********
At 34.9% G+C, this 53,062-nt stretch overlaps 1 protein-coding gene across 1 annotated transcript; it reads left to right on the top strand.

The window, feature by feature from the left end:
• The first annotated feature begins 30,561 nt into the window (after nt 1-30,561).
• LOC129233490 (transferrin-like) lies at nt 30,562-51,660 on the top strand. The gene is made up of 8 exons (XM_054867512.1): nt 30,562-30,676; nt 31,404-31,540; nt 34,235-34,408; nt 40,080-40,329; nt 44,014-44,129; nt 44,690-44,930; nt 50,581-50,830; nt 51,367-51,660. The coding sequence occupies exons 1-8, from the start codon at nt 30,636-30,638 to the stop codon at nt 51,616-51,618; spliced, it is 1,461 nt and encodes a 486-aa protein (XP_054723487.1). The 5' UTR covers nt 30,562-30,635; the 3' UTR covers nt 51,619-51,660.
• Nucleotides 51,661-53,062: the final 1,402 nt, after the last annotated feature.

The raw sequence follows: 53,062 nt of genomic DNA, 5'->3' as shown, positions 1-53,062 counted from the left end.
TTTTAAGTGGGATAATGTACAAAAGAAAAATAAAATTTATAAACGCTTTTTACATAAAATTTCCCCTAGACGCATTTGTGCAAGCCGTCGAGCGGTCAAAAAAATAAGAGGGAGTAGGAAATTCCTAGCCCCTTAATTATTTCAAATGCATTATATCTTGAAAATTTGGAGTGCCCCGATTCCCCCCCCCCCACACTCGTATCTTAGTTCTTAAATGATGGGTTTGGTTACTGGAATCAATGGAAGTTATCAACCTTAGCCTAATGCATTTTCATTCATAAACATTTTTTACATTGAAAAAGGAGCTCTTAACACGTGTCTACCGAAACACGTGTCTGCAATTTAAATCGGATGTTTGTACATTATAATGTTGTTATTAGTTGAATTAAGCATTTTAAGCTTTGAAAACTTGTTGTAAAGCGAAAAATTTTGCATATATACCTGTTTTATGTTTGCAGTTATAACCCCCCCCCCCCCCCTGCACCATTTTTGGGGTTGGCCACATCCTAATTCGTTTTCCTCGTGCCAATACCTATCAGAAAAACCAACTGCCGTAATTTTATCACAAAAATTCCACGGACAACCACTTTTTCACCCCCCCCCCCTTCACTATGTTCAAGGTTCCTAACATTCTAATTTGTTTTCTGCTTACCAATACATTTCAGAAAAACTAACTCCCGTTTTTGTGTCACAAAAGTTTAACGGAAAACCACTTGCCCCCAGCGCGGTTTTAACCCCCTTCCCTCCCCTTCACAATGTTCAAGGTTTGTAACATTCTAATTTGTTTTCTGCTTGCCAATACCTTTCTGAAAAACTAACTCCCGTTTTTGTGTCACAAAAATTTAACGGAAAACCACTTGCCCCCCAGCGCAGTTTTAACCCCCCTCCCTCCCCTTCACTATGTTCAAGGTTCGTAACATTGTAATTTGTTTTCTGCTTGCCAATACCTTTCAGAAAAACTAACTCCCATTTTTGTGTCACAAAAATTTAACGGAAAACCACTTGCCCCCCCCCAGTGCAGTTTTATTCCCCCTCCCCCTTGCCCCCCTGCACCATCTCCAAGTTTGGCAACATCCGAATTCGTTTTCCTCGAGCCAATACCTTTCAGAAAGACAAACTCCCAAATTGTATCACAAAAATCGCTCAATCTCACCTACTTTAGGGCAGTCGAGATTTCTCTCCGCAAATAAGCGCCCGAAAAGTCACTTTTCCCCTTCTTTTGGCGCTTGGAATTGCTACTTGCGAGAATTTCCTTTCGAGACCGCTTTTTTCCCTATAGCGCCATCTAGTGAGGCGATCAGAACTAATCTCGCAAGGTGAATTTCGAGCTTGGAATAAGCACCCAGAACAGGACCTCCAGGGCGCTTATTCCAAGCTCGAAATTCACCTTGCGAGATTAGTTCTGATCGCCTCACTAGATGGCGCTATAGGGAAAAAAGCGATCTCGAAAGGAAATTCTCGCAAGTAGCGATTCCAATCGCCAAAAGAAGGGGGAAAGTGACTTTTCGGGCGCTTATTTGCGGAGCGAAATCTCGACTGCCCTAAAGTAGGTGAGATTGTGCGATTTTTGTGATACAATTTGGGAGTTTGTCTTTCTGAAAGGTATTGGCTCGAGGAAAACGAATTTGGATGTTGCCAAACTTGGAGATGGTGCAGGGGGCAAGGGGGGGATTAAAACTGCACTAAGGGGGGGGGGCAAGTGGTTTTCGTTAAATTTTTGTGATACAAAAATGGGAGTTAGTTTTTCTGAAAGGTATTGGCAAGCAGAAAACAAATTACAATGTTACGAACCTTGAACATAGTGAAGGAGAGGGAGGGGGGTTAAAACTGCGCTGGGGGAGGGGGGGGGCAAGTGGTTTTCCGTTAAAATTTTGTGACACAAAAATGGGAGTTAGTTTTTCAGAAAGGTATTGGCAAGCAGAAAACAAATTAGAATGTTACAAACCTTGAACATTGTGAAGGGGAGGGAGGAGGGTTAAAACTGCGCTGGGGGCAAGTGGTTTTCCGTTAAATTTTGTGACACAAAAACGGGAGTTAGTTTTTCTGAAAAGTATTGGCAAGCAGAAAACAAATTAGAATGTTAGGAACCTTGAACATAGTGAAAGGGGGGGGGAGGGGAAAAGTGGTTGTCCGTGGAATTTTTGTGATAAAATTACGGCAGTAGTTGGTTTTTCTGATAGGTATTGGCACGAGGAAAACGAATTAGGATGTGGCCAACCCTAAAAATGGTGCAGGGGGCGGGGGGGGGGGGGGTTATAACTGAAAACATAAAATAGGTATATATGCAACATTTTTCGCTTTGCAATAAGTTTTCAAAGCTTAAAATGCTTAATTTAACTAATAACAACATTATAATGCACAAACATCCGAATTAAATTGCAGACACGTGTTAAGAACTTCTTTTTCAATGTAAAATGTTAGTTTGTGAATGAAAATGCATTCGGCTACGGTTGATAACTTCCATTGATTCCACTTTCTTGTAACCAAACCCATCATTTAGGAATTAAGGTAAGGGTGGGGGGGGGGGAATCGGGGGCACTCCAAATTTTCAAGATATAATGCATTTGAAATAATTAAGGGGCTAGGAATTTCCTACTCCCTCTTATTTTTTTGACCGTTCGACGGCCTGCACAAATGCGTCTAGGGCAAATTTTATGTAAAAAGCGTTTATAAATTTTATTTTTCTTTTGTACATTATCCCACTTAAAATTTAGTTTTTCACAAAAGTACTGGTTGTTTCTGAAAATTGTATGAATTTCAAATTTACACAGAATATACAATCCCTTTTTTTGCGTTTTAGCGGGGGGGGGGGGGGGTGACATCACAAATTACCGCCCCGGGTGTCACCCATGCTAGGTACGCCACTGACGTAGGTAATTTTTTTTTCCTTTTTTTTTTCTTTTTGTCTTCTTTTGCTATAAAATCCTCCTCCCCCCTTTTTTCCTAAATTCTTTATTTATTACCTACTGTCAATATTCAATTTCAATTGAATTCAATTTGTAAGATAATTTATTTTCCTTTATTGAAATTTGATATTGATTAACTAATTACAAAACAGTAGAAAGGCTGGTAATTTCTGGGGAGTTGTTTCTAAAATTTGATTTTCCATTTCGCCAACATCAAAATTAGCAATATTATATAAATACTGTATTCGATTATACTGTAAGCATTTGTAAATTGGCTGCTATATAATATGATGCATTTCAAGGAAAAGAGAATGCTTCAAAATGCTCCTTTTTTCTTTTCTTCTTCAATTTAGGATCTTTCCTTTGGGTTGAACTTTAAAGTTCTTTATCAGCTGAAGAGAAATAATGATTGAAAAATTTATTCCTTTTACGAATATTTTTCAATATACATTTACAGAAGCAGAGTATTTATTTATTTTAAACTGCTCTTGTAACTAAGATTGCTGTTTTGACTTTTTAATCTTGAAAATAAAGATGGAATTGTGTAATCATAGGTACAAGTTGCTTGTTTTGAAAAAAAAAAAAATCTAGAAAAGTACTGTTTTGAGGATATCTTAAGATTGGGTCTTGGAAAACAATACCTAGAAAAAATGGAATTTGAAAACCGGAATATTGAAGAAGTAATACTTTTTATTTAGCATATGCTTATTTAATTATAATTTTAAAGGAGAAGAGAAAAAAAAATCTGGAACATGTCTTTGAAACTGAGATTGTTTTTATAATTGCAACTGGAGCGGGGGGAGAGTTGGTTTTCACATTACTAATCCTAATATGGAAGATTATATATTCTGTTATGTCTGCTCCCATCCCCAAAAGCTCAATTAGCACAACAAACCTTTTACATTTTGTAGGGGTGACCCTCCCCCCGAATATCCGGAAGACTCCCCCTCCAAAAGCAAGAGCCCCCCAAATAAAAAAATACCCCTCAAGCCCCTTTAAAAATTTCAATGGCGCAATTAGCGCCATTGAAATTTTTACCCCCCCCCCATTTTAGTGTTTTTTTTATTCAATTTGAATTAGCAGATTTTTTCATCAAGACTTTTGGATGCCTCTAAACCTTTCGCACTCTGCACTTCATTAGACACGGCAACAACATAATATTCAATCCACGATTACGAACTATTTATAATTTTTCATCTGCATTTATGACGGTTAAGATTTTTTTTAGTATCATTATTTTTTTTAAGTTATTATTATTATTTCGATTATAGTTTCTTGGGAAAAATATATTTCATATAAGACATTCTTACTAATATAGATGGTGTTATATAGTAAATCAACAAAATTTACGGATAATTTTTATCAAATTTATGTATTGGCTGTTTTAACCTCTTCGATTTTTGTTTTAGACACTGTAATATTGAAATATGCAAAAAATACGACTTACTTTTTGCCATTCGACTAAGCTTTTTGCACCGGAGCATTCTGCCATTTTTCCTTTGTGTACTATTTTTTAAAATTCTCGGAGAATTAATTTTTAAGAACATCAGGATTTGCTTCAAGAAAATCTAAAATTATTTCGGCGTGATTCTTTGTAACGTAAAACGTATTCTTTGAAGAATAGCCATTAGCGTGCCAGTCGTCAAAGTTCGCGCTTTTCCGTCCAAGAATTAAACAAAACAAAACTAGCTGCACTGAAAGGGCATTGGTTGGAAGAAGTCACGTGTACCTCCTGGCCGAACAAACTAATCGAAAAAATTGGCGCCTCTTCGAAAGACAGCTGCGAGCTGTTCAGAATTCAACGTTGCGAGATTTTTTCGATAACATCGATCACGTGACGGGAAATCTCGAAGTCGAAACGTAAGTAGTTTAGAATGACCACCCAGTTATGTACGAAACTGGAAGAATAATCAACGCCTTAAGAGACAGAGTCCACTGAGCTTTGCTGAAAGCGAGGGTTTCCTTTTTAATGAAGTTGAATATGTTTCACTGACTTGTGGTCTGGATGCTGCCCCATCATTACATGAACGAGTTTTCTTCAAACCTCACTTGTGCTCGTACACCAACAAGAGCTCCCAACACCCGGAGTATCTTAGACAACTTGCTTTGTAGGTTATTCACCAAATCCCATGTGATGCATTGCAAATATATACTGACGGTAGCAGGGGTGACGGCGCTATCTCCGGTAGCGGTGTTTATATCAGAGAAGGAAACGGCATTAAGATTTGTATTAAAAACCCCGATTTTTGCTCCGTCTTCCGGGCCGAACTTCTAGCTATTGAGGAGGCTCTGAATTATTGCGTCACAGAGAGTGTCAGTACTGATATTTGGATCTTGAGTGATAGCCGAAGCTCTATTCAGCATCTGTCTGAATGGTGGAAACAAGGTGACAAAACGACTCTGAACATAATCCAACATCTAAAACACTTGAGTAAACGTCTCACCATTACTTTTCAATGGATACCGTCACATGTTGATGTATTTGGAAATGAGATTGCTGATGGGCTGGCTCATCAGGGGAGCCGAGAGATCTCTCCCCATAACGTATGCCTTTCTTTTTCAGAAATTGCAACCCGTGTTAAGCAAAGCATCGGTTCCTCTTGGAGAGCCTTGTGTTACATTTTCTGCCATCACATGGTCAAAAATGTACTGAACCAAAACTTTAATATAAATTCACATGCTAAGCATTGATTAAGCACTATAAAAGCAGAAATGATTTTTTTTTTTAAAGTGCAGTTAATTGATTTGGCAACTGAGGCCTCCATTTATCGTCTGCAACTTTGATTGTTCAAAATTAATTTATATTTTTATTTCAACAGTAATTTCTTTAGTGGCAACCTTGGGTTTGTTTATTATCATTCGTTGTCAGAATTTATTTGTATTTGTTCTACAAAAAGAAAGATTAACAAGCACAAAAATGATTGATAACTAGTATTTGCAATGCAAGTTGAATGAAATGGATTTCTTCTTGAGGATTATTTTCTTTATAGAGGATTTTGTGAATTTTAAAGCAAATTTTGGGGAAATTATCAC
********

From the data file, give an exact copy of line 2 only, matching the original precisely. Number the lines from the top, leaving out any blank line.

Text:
The window, feature by feature from the left end: